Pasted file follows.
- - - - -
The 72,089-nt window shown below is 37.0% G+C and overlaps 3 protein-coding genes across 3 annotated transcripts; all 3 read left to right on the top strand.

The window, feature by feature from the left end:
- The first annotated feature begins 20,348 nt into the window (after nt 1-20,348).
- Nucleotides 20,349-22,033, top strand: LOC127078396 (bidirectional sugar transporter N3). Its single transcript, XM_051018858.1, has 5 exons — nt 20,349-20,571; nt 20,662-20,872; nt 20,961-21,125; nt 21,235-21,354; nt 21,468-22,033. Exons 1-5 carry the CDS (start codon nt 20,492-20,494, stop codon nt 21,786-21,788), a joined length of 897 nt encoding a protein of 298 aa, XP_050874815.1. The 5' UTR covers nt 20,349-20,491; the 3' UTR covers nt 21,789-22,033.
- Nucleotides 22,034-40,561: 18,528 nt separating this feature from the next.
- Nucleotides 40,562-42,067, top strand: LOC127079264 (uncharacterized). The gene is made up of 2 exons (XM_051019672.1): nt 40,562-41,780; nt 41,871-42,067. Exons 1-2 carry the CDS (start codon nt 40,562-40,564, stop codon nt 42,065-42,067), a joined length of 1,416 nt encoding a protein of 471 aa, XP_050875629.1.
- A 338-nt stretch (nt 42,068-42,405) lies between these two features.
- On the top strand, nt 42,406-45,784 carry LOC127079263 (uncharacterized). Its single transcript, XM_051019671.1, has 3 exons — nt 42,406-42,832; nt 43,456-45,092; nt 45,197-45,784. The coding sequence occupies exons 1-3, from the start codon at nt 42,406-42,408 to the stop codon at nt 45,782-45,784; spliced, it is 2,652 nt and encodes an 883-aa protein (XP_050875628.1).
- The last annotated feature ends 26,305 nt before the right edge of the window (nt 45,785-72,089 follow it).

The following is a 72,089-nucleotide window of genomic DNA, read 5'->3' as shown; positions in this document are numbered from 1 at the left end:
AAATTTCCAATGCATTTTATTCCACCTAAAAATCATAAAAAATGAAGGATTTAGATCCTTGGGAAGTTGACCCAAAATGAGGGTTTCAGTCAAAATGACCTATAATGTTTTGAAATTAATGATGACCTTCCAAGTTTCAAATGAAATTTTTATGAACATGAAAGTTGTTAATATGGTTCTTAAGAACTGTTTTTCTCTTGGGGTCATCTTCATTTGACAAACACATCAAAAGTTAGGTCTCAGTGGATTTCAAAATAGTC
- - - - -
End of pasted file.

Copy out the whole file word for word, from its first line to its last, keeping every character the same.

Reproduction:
The 72,089-nt window shown below is 37.0% G+C and overlaps 3 protein-coding genes across 3 annotated transcripts; all 3 read left to right on the top strand.

The window, feature by feature from the left end:
- The first annotated feature begins 20,348 nt into the window (after nt 1-20,348).
- Nucleotides 20,349-22,033, top strand: LOC127078396 (bidirectional sugar transporter N3). Its single transcript, XM_051018858.1, has 5 exons — nt 20,349-20,571; nt 20,662-20,872; nt 20,961-21,125; nt 21,235-21,354; nt 21,468-22,033. Exons 1-5 carry the CDS (start codon nt 20,492-20,494, stop codon nt 21,786-21,788), a joined length of 897 nt encoding a protein of 298 aa, XP_050874815.1. The 5' UTR covers nt 20,349-20,491; the 3' UTR covers nt 21,789-22,033.
- Nucleotides 22,034-40,561: 18,528 nt separating this feature from the next.
- Nucleotides 40,562-42,067, top strand: LOC127079264 (uncharacterized). The gene is made up of 2 exons (XM_051019672.1): nt 40,562-41,780; nt 41,871-42,067. Exons 1-2 carry the CDS (start codon nt 40,562-40,564, stop codon nt 42,065-42,067), a joined length of 1,416 nt encoding a protein of 471 aa, XP_050875629.1.
- A 338-nt stretch (nt 42,068-42,405) lies between these two features.
- On the top strand, nt 42,406-45,784 carry LOC127079263 (uncharacterized). Its single transcript, XM_051019671.1, has 3 exons — nt 42,406-42,832; nt 43,456-45,092; nt 45,197-45,784. The coding sequence occupies exons 1-3, from the start codon at nt 42,406-42,408 to the stop codon at nt 45,782-45,784; spliced, it is 2,652 nt and encodes an 883-aa protein (XP_050875628.1).
- The last annotated feature ends 26,305 nt before the right edge of the window (nt 45,785-72,089 follow it).

The following is a 72,089-nucleotide window of genomic DNA, read 5'->3' as shown; positions in this document are numbered from 1 at the left end:
AAATTTCCAATGCATTTTATTCCACCTAAAAATCATAAAAAATGAAGGATTTAGATCCTTGGGAAGTTGACCCAAAATGAGGGTTTCAGTCAAAATGACCTATAATGTTTTGAAATTAATGATGACCTTCCAAGTTTCAAATGAAATTTTTATGAACATGAAAGTTGTTAATATGGTTCTTAAGAACTGTTTTTCTCTTGGGGTCATCTTCATTTGACAAACACATCAAAAGTTAGGTCTCAGTGGATTTCAAAATAGTC